Yemeni forces loyal to outgoing President Ali Abdullah Saleh and opposition gunmen are withdrawing from the streets of Taiz city, an official said on Friday, as part of an effort to stop fighting that has threatened a political solution to the country's crisis.
Dozens have been killed in Taiz, Yemen's commercial capital, since Saleh signed a deal last month to give up power and end months of anti-government protests that have pushed the impoverished country to the brink of civil war.
The official said a committee set up to restore normality to Taiz was clearing away makeshift road blocks set up by Saleh opponents and loyalists during street battles, and overseeing their withdrawal from occupied buildings.
Separately, Saleh's General People's Congress (GPC) party said it would stop holding pro-government rallies after Friday prayers to show its commitment to a political solution to Yemen's woes.
The decision by the party's leadership is a new sign of the GPC's eager desire to act in the higher interest of the nation and to begin ending the political crisis, said a statement from the party, urging opposition parties to do the same.
Under the power transfer plan negotiated by Yemen's wealthy Gulf neighbours, the GPC and the opposition Joint Meeting Parties (JMP) agreed to divide up cabinet posts between them and form a national unity government to steer the country ahead of presidential elections next February.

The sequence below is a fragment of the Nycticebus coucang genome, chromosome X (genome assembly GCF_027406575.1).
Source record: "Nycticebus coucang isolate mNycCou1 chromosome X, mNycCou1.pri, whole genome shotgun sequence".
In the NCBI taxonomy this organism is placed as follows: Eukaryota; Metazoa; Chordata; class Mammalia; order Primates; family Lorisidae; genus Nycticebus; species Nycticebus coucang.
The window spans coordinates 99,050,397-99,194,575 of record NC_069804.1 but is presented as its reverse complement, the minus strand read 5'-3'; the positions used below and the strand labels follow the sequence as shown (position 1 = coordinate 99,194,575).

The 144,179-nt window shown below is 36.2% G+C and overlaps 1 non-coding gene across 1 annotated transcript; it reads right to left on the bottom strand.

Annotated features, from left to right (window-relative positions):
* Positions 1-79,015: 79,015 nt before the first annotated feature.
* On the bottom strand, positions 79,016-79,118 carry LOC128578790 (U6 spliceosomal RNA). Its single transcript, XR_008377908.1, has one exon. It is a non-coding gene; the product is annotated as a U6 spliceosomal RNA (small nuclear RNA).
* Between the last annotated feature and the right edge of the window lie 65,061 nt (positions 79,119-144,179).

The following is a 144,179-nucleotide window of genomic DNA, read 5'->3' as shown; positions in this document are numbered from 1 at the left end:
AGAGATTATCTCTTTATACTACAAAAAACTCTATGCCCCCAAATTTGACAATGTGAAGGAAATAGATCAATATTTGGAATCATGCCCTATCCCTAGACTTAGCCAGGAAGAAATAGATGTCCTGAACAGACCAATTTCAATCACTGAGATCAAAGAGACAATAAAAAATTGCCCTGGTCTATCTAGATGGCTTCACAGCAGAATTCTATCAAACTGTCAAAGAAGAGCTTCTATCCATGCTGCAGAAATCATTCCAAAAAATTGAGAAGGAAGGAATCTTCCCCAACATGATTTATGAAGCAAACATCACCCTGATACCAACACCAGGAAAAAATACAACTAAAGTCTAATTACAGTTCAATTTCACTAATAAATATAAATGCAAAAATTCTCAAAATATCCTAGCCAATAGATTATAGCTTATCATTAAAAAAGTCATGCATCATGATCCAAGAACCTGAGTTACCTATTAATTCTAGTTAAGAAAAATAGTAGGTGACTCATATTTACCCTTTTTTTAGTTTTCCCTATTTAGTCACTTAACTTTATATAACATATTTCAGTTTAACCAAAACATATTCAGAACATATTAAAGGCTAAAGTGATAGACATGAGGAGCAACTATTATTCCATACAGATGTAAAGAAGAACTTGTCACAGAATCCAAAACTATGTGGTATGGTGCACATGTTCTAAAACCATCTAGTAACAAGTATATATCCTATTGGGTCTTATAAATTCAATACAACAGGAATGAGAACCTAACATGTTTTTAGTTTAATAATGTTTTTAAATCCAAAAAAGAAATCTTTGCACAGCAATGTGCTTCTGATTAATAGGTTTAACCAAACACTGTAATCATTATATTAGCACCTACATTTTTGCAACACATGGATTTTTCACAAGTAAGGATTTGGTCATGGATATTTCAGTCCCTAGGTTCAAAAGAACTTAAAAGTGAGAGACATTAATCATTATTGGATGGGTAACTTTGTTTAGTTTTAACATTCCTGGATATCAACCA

The cabinet, which is due to be sworn in on Saturday, faces a host of challenges including a southern separatist movement, a rebellion in the north and a regional wing of al Qaeda that has exploited the upheaval to strengthen its foothold in Yemen.
Neighbouring Saudi Arabia and the United States, both targets of foiled attacks by al Qaeda's Yemen-based wing, fear the global militant network could use a gaping security vacuum to plot and perhaps carry out attacks on the region and beyond.
The interior ministry said it was making arrangements for the United Nations envoy who helped broker the power transfer deal to visit the north and south of the country, where central government control has been severely weakened.
Meanwhile, opposition leader Mohammed Basindwa, who is now prime minister, said his first foreign visit would be to oil-rich Saudi Arabia and the United Arab Emirates to ask for urgent support for Yemen's fuel and electricity needs.
(Reporting by Mohammed Ghobari; writing by Isabel Coles; editing by Philippa Fletcher)